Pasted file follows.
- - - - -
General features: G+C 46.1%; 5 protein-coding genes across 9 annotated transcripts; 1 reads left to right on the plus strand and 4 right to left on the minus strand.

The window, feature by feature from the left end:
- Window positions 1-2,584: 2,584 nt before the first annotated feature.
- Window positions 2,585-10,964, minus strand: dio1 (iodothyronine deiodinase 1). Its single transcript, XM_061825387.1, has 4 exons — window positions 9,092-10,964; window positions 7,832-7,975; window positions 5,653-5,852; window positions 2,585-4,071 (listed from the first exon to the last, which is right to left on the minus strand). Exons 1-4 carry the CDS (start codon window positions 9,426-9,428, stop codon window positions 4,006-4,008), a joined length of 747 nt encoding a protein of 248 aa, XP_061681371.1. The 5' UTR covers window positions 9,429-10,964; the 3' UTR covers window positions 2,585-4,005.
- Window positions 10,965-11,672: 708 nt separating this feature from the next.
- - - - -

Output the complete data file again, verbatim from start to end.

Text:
General features: G+C 46.1%; 5 protein-coding genes across 9 annotated transcripts; 1 reads left to right on the plus strand and 4 right to left on the minus strand.

The window, feature by feature from the left end:
- Window positions 1-2,584: 2,584 nt before the first annotated feature.
- Window positions 2,585-10,964, minus strand: dio1 (iodothyronine deiodinase 1). Its single transcript, XM_061825387.1, has 4 exons — window positions 9,092-10,964; window positions 7,832-7,975; window positions 5,653-5,852; window positions 2,585-4,071 (listed from the first exon to the last, which is right to left on the minus strand). Exons 1-4 carry the CDS (start codon window positions 9,426-9,428, stop codon window positions 4,006-4,008), a joined length of 747 nt encoding a protein of 248 aa, XP_061681371.1. The 5' UTR covers window positions 9,429-10,964; the 3' UTR covers window positions 2,585-4,005.
- Window positions 10,965-11,672: 708 nt separating this feature from the next.